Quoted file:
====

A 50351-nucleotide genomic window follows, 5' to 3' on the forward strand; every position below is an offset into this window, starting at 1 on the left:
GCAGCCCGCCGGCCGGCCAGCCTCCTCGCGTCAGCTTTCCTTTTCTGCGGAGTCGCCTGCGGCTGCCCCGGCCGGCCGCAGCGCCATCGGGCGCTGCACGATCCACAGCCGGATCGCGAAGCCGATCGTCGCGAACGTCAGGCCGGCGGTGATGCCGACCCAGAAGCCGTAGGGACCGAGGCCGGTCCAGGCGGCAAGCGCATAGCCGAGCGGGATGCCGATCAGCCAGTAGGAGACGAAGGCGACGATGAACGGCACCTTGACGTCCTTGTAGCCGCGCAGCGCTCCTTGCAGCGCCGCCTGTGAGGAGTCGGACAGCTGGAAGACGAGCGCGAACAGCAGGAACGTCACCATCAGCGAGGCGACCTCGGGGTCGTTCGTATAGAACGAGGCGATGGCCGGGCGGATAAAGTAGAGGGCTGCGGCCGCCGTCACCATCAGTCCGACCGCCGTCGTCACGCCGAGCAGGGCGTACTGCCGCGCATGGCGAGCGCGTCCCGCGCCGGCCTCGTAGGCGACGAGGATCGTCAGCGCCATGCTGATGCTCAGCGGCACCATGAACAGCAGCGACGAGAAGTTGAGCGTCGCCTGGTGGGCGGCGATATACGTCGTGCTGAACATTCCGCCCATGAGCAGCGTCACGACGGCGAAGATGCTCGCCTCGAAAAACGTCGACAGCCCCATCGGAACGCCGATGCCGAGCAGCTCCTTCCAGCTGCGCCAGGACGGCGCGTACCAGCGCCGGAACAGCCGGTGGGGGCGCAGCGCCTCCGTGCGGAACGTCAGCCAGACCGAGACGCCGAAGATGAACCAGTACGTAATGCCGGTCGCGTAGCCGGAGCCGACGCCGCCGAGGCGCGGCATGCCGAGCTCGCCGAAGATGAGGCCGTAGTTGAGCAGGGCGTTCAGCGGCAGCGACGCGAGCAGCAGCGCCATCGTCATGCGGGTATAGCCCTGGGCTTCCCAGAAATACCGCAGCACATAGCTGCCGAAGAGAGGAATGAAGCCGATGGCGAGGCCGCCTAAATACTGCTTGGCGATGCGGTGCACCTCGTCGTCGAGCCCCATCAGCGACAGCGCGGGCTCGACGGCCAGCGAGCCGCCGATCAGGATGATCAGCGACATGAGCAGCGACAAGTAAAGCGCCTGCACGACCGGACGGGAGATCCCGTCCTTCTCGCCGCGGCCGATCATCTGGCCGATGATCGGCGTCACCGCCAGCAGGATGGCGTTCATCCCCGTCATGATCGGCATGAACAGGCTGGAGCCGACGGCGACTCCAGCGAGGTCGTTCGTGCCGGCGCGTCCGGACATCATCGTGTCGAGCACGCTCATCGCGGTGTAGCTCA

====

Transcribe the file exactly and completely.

A 50351-nucleotide genomic window follows, 5' to 3' on the forward strand; every position below is an offset into this window, starting at 1 on the left:
GCAGCCCGCCGGCCGGCCAGCCTCCTCGCGTCAGCTTTCCTTTTCTGCGGAGTCGCCTGCGGCTGCCCCGGCCGGCCGCAGCGCCATCGGGCGCTGCACGATCCACAGCCGGATCGCGAAGCCGATCGTCGCGAACGTCAGGCCGGCGGTGATGCCGACCCAGAAGCCGTAGGGACCGAGGCCGGTCCAGGCGGCAAGCGCATAGCCGAGCGGGATGCCGATCAGCCAGTAGGAGACGAAGGCGACGATGAACGGCACCTTGACGTCCTTGTAGCCGCGCAGCGCTCCTTGCAGCGCCGCCTGTGAGGAGTCGGACAGCTGGAAGACGAGCGCGAACAGCAGGAACGTCACCATCAGCGAGGCGACCTCGGGGTCGTTCGTATAGAACGAGGCGATGGCCGGGCGGATAAAGTAGAGGGCTGCGGCCGCCGTCACCATCAGTCCGACCGCCGTCGTCACGCCGAGCAGGGCGTACTGCCGCGCATGGCGAGCGCGTCCCGCGCCGGCCTCGTAGGCGACGAGGATCGTCAGCGCCATGCTGATGCTCAGCGGCACCATGAACAGCAGCGACGAGAAGTTGAGCGTCGCCTGGTGGGCGGCGATATACGTCGTGCTGAACATTCCGCCCATGAGCAGCGTCACGACGGCGAAGATGCTCGCCTCGAAAAACGTCGACAGCCCCATCGGAACGCCGATGCCGAGCAGCTCCTTCCAGCTGCGCCAGGACGGCGCGTACCAGCGCCGGAACAGCCGGTGGGGGCGCAGCGCCTCCGTGCGGAACGTCAGCCAGACCGAGACGCCGAAGATGAACCAGTACGTAATGCCGGTCGCGTAGCCGGAGCCGACGCCGCCGAGGCGCGGCATGCCGAGCTCGCCGAAGATGAGGCCGTAGTTGAGCAGGGCGTTCAGCGGCAGCGACGCGAGCAGCAGCGCCATCGTCATGCGGGTATAGCCCTGGGCTTCCCAGAAATACCGCAGCACATAGCTGCCGAAGAGAGGAATGAAGCCGATGGCGAGGCCGCCTAAATACTGCTTGGCGATGCGGTGCACCTCGTCGTCGAGCCCCATCAGCGACAGCGCGGGCTCGACGGCCAGCGAGCCGCCGATCAGGATGATCAGCGACATGAGCAGCGACAAGTAAAGCGCCTGCACGACCGGACGGGAGATCCCGTCCTTCTCGCCGCGGCCGATCATCTGGCCGATGATCGGCGTCACCGCCAGCAGGATGGCGTTCATCCCCGTCATGATCGGCATGAACAGGCTGGAGCCGACGGCGACTCCAGCGAGGTCGTTCGTGCCGGCGCGTCCGGACATCATCGTGTCGAGCACGCTCATCGCGGTGTAGCTCA